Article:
We then wandered around Christmas markets and down Unter den Linten, walking by museums and theaters before Halley stopped by a Ferris wheel at one of the markets. “Hey guys, do you want to? “ Well, who wouldn’t want to take a ride to the top of the city to get a good view? The ferris wheel had one of the fastest revolution rates I have ever experienced, making the whole event that much more exciting as we tried to snap of pictures with horizontal horizons that didn’t make Berlin look like it was in the midst of an earthquake.
A reasonably straight horizon. The view is into the former East Berlin which is dominated by the Fernseheturm (TV Tower), a symbol of East Berlin in the mid twentieth century.
Finally we went to Checkpoint Charlie where pieces of the Berlin wall and signs declaring the division between the two Germanys are still on display. It’s interesting to see museums and monuments to an event that only occurred eighteen years ago. Talk about living in historic times.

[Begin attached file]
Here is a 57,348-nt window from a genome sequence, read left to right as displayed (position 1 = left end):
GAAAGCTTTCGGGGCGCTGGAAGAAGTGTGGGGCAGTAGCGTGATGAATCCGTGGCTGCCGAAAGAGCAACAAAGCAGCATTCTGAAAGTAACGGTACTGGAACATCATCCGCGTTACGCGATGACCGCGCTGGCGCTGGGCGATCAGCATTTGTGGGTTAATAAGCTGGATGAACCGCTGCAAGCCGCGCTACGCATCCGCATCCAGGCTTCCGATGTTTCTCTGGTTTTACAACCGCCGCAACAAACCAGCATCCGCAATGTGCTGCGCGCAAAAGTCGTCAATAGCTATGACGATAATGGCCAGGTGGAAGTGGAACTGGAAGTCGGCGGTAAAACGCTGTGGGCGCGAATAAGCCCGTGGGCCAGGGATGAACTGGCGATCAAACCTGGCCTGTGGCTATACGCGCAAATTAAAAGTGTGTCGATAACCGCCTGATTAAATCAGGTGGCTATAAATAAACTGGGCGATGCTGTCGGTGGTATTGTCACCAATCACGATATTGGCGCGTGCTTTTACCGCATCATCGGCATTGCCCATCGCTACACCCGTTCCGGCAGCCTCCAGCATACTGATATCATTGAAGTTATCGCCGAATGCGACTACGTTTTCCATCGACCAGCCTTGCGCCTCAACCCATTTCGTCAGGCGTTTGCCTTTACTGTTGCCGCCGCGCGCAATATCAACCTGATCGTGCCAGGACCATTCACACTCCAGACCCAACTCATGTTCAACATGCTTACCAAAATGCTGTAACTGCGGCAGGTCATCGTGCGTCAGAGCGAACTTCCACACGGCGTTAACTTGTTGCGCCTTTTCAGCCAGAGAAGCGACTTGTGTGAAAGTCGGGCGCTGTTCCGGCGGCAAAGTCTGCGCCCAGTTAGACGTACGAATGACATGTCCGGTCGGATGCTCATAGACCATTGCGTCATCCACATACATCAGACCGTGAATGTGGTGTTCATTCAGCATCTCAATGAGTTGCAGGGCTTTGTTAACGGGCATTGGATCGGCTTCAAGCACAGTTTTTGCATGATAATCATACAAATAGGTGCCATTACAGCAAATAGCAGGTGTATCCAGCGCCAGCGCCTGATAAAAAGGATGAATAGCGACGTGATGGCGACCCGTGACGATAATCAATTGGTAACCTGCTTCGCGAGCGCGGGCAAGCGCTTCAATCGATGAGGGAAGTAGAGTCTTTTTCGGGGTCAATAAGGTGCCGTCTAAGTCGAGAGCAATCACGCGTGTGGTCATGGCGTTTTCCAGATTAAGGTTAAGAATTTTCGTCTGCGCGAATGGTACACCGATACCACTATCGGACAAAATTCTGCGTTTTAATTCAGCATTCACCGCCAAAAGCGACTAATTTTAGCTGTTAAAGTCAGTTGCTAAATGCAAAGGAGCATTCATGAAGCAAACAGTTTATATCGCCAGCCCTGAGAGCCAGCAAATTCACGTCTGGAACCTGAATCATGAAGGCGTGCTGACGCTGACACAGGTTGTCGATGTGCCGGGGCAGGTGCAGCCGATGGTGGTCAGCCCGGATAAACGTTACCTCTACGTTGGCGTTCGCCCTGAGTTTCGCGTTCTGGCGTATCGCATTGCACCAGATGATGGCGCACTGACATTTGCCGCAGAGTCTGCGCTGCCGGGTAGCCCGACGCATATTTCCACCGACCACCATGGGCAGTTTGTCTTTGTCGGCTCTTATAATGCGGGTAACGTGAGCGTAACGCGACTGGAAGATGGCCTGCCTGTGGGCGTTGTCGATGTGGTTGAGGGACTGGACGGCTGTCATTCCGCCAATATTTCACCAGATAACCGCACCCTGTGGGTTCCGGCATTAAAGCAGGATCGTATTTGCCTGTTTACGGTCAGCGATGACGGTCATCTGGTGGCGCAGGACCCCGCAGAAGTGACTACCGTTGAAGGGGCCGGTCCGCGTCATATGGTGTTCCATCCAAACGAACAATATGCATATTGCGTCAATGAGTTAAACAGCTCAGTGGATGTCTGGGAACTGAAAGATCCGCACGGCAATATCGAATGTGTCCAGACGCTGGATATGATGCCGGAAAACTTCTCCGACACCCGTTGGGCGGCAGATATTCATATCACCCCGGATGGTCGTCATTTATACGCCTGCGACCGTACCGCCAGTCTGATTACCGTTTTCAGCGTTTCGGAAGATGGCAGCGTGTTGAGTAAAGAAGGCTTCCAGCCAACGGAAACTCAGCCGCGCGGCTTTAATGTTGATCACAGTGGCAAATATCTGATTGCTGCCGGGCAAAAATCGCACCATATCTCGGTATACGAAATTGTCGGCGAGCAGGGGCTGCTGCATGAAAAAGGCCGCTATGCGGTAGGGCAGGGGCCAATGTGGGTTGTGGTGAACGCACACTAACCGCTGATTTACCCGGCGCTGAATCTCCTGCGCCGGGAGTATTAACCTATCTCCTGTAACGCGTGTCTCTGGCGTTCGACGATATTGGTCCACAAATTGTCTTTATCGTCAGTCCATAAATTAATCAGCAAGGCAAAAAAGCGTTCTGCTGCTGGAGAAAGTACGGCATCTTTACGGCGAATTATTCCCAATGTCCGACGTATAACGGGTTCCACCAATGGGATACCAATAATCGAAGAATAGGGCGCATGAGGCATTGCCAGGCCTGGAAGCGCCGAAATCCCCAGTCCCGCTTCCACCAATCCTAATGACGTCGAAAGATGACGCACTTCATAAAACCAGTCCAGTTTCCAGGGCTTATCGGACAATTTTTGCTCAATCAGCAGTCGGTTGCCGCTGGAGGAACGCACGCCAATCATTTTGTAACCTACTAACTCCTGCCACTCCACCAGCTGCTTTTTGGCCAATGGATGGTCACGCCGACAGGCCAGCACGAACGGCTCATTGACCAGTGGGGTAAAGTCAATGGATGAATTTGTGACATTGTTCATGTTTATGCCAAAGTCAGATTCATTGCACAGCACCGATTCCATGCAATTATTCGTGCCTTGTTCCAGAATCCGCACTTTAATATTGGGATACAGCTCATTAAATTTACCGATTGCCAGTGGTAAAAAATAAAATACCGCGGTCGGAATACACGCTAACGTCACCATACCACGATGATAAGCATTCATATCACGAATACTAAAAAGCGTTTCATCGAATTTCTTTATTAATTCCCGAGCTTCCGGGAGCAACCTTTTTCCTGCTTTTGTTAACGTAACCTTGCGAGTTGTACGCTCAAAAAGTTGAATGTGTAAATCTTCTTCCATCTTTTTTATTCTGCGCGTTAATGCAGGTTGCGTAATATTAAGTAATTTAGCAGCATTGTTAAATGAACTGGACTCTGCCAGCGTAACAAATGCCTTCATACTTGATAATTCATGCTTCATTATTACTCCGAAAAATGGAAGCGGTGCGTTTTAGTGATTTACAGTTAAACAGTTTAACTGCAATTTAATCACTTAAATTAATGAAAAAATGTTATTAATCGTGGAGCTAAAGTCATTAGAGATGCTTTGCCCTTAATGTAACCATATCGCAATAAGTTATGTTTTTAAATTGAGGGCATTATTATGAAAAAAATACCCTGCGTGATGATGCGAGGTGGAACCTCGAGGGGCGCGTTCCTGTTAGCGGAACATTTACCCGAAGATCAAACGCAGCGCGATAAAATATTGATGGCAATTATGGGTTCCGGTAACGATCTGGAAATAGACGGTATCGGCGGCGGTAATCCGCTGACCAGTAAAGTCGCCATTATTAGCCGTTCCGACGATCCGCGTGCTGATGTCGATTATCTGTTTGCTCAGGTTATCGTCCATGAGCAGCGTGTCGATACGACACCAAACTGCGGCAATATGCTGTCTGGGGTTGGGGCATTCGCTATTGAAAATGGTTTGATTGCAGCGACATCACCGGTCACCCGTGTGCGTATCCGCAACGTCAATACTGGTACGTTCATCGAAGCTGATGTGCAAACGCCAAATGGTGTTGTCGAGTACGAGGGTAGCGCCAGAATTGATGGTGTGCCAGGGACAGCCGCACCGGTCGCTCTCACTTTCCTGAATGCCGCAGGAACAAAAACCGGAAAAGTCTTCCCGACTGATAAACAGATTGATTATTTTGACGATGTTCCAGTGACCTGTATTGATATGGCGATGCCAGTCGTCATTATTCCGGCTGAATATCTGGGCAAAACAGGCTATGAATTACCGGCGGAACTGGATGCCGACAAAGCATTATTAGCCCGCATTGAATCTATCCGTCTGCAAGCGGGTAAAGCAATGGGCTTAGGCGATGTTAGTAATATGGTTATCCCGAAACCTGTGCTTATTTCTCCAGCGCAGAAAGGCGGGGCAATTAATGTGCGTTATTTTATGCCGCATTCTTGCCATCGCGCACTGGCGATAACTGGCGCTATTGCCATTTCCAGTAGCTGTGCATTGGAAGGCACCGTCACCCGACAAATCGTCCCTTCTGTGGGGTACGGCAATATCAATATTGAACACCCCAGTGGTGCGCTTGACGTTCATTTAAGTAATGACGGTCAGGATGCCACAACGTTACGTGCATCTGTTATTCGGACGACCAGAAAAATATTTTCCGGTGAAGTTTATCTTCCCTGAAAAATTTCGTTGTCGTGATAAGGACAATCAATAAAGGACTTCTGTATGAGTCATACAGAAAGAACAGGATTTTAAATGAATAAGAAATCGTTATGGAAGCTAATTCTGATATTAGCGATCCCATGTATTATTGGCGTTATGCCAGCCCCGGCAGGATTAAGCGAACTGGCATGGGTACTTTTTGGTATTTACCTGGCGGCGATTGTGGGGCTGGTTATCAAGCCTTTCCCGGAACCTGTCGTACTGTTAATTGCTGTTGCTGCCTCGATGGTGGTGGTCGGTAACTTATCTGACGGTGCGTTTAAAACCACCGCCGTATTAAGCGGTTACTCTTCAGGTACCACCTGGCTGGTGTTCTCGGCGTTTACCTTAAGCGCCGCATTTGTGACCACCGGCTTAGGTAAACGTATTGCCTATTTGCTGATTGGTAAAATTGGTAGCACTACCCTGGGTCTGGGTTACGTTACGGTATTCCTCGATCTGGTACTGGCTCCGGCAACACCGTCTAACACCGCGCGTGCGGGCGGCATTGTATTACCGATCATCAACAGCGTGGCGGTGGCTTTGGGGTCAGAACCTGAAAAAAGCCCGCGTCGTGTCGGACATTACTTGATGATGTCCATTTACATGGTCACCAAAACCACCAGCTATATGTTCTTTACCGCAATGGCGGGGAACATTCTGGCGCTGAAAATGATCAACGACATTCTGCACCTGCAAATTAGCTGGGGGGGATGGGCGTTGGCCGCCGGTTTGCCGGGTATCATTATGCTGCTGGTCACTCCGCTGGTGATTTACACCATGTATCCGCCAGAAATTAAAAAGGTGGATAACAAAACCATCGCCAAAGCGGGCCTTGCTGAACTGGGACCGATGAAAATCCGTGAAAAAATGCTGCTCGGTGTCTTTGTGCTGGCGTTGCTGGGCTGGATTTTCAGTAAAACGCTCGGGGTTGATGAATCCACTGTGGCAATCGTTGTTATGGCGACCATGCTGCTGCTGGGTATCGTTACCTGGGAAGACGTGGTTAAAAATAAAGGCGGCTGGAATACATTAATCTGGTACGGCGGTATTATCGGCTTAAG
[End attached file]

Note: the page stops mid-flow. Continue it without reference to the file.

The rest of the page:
That night we went out with one of Halley’s friends for a night on the town in Berlin. Also in the group were Jill and Catherine, two more Marburgers. It was great to see both of them and catch up as we walked first to a Falafel stand then to the bar. Most of what I knew about Berlin nightlife came from seeing “Cabaret” and a vague knowledge of the city’s reputation for crazy nights so I wasn’t too surprised when we started climbing a fire escape to get to the entrance. We paid a one Euro cover, which sent off some warnings in my head. If a place charges a cover, it’s to promote a feeling of exclusivity that just the atmosphere is worth paying for. But a one Euro cover told me, “We really want to be cool, but are a little worried that raising the price might drive people away.”

You try to categorize this place. I'm glad I had the experience, but next time I may check out a different club.